Silver Chips Online

Record number of MCPS students take ACT

The ACT is on the rise, but the SAT still has the majority

By Michael Gerbasi, Online Sports Editor
September 22, 2012
On Aug. 28, Montgomery County Public Schools (MCPS) reported that a record number of students took the American College Test (ACT) in Montgomery County last year. More than 3,000 MCPS students out of the Class of 2012 took the test. The number showed that 24 percent more students in Montgomery County took the ACT during the 2011-2012 school year than during the 2008-2009 school year, which only had 2,355 test takers.

The ACT experienced a large increase in popularity last year. Isabel Hendrix
The ACT experienced a large increase in popularity last year.
The most dramatic increases in participation in the ACT were among African-American and Hispanic students. Among 2012 MCPS graduates, 718 African-American students took the ACT, an increase of 364 students from five years ago, and 414 Hispanic students in MCPS took it, nearly triple the 149 students that took the exam in 2008.

In addition, MCPS students consistently outscored their peers in the state of Maryland and across the nation as well. MCPS students earned an average composite score of 23.2 out of 36, significantly higher than the state average of 22.1 and the national average of 21.1.

The ACT focuses on all of the subjects that a student would learn in school, including English, Math, Reading and Science, while the SAT measures literacy and writing skills. The SAT also assesses how well a student analyzes and solves problems. One notable difference between the two tests is that the ACT does not have a penalty for wrong answers like the SAT does (1/4 point).

Samantha Schweickhardt, a 2012 Blair graduate, preferred the ACT to the SAT. "The ACT is split up into four sections instead of the SAT where you have 10 little sections, in which you have to jump from subject to subject each time," Schweickhardt said. "The ACT is easier on the brain and makes the test seem to go by quicker."

Schweickhardt, who is now a freshman at the University of Maryland, also said that she preferred the ACT's writing section, in which the test-taker is not required to flip pages between looking at passages, questions and answers, which is necessary for the SAT. She felt the test was less stressful for her and ended up getting a good score on one of her weakest sections. "It's all right in front of you. Because of this, it was a lot easier and I got a great score on the writing section, which is usually my weakest," Schweickhardt added.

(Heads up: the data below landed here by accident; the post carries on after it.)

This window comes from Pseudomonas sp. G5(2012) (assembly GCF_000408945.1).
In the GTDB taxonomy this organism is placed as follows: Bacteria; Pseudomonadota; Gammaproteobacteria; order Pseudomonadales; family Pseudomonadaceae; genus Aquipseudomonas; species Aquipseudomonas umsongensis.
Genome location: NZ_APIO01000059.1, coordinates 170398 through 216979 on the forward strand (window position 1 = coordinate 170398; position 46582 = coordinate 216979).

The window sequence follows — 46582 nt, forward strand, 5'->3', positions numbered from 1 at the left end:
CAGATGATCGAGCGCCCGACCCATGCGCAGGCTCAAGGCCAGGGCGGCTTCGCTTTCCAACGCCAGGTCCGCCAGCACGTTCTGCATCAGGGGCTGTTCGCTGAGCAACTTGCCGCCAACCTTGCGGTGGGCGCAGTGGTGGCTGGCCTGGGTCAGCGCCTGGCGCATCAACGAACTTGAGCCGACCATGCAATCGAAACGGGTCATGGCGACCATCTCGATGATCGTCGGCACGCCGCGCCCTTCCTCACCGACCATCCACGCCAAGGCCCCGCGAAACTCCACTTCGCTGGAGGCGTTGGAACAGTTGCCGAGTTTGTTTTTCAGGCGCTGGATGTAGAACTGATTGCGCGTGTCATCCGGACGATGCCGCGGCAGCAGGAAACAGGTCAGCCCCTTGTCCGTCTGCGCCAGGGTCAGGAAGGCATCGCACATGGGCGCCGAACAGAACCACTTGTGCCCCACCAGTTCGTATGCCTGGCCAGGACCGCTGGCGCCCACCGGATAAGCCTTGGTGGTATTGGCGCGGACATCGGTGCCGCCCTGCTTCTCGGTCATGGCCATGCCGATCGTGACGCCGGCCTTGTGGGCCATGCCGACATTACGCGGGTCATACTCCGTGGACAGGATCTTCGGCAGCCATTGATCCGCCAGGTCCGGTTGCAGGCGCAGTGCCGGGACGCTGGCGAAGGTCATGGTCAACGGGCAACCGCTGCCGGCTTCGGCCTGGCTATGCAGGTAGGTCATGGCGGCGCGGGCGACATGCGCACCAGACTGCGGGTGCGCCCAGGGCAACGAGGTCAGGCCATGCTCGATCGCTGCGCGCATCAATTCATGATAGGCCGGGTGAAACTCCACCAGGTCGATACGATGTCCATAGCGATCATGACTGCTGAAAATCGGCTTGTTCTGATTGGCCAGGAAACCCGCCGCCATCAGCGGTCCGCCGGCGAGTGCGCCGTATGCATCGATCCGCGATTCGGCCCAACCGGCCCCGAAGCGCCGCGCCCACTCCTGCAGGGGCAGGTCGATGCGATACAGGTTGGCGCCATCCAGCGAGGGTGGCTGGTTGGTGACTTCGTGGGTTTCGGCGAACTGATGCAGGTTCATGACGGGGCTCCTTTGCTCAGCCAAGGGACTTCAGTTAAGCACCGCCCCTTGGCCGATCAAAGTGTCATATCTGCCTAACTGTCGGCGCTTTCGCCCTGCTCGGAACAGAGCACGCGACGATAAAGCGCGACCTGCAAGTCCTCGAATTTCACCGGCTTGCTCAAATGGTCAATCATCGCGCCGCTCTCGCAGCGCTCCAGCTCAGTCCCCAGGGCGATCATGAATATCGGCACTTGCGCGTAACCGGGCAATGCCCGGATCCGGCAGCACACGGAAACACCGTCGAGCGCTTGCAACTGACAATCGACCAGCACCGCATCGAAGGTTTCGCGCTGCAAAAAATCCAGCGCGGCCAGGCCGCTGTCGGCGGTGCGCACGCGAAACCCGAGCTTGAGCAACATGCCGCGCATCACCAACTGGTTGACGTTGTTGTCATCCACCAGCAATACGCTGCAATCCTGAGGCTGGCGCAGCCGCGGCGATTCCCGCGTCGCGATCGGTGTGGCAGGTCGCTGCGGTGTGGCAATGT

DeAngela Hill, the testing coordinator at Wheaton High School, believed that the ACT is easier and less stressful for the students. "The SAT has more sections and for the most part covers a more wide range of topics than the ACT," Hill mentioned. "The ACT has only four sections: Reading, English, Math and Science, plus an optional writing section. This way the students are a little less intimidated and stressed."

Blair college prep and math teacher Peter Engelmann reinforced the points brought up by Schweickhardt and Hill. "The ACT test is more straightforward while the SAT requires more reasoning…the ACT is easier to prepare for," Engelmann pointed out.

Although the number of students who took the ACT increased, it, however, remains far below the number of students who took the SAT. Around 7,000 Montgomery County students took the SAT last school year, which is more than double the number of students who took the ACT.

But Hill believed that those numbers could soon be switched around. "I think the number of students taking the ACT will continue to go up and that the number of students taking the more traditional SAT will decrease," Hill said. "Quite possibly in the next few years there will be more kids taking the ACT than the SAT."

http://silverchips.mbhs.edu/story/11721